Test positivity rate for First Nations in Manitoba more than double provincial average
5-day test positivity rate is 21% among First Nations people in Manitoba, compared to 10% provincewide
First Nations people make up an increasing proportion of COVID-19 cases in the province, one of the physicians leading Manitoba's First Nations Pandemic Response Coordination team said Friday.
"When we see the numbers that we're seeing right now … we know there's a lot of the virus circulating," Dr. Marcia Anderson said during the team's update via Facebook Live.
"It becomes more important than ever that we are very diligent with those public health measures."
The team reported 599 new cases among First Nations people in Manitoba over the past week, with a total of 2,073 active cases.
The five-day test positivity rate among First Nations people in Manitoba is now 21 per cent — up from 17 per cent on Jan. 8, and double the 10 per cent provincewide rate among the general population reported Friday.
Anderson said of the 191 new cases of COVID-19 reported provincewide in Manitoba on Friday, about 60 per cent (114) were among First Nations people.
She said long-standing challenges, including inadequate and overcrowded housing, contribute to the higher rates of infection.
"We know that crowding in homes makes it really difficult to isolate appropriately within the home."
In an effort to slow the spread of infection, Anderson encourages people with COVID-19 who are offered a space outside their home to self-isolate to accept it, if they need it.
"It's going to be really hard for us to bring down these numbers in communities if we cannot isolate more."
The total number of cases among First Nations people in Manitoba since the start of the pandemic is now 6,989, including 2,871 people who live on reserve.
There have now been 119 deaths among First Nations people from COVID-19 in Manitoba, according to the Friday's update.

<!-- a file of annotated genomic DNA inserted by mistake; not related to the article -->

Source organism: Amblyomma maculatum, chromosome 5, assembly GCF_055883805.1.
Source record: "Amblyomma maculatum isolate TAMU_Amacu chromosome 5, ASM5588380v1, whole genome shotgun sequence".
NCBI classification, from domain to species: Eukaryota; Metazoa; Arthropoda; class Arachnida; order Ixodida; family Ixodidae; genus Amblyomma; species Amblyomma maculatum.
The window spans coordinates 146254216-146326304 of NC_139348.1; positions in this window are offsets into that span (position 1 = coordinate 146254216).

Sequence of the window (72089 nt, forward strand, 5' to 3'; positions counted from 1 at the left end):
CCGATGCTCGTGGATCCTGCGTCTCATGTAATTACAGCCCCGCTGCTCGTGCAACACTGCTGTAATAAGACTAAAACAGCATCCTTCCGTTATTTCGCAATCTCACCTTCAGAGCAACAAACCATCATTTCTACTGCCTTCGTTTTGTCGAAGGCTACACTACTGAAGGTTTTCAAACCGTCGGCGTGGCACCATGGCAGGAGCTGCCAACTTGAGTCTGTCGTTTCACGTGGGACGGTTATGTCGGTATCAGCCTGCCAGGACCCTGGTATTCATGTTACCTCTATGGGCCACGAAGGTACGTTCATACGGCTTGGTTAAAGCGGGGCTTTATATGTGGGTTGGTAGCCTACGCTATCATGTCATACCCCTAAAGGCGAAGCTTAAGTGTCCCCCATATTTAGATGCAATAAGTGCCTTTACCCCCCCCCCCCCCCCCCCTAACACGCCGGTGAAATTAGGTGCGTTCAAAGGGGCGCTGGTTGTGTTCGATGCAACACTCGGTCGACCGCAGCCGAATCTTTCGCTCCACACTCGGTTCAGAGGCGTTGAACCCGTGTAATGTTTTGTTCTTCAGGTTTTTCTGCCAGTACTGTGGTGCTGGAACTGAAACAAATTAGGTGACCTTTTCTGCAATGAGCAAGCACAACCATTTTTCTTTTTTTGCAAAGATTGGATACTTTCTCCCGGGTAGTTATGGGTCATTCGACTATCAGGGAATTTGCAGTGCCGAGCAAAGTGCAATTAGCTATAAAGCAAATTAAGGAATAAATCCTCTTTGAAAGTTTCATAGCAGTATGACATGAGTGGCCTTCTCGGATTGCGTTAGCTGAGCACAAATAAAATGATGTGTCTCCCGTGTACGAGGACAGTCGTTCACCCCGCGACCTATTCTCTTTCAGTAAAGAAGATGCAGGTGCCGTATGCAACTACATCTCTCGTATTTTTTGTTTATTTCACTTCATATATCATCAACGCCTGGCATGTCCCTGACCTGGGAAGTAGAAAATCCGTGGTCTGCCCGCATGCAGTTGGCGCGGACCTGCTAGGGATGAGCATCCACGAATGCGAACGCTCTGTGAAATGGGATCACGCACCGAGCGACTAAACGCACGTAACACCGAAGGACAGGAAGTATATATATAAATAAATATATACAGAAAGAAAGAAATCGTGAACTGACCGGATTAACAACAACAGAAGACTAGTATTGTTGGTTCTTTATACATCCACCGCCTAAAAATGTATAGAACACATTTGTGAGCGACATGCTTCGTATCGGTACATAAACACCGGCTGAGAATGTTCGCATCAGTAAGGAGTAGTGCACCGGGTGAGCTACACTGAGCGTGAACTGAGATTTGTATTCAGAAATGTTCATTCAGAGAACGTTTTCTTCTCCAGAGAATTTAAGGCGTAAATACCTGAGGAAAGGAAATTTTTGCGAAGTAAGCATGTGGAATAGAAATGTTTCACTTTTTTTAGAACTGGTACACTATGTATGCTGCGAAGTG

Vaccine rollout in First Nations communities
The province is sending 5,300 doses of the Moderna COVID-19 vaccine to First Nations communities.
Anderson said shipments started last week and by end of day Thursday, the vaccine had arrived in 36 communities.
"It's been a bright spot in all of this to see pictures of health staff and elders being vaccinated," said Anderson.
She doesn't know how many of those vaccine doses have been administered to date, but said the uptake has been good.
"I'm so appreciative of the elders for really leading the way in this, in being informed and consenting to the vaccine," she said.
Anderson said while it's not clear when elders who live off reserve will be able to get vaccinated for COVID-19, it is a priority, and work is underway with the provincial vaccine task force around a rollout plan.
Manitoba Keewatinowi Okimakanak Grand Chief Garrison Settee while the vaccine distribution is good news, people need to stay focused on following public health measures.
"We're not out of the woods yet," said Settee. "Our people can still get really sick, We could still lose lives here."
Rise in northern Manitoba cases
Settee said some northern Manitoba First Nations have been hit hard by COVID-19.
The province reported 84 new cases in the Northern Health Region on Friday, making it the third day in a row the area has had the province's largest number of new cases.
Settee said while COVID-19 case numbers have declined in a number of communities, he expressed concerns for residents of Marcel Colomb First Nation and Lynn Lake.
"The status of Marcel Colomb is very concerning. I know they've lost two members of their First Nation," he said.
Settee said a quarter of the residents of Lynn Lake have tested positive for COVID-19, and work is currently underway to assist people who need help.
The CAO of Lynn Lake said Thursday a Manitoba search and rescue team has been deployed to help the community with patrolling, wellness checks and food deliveries, especially to isolating households.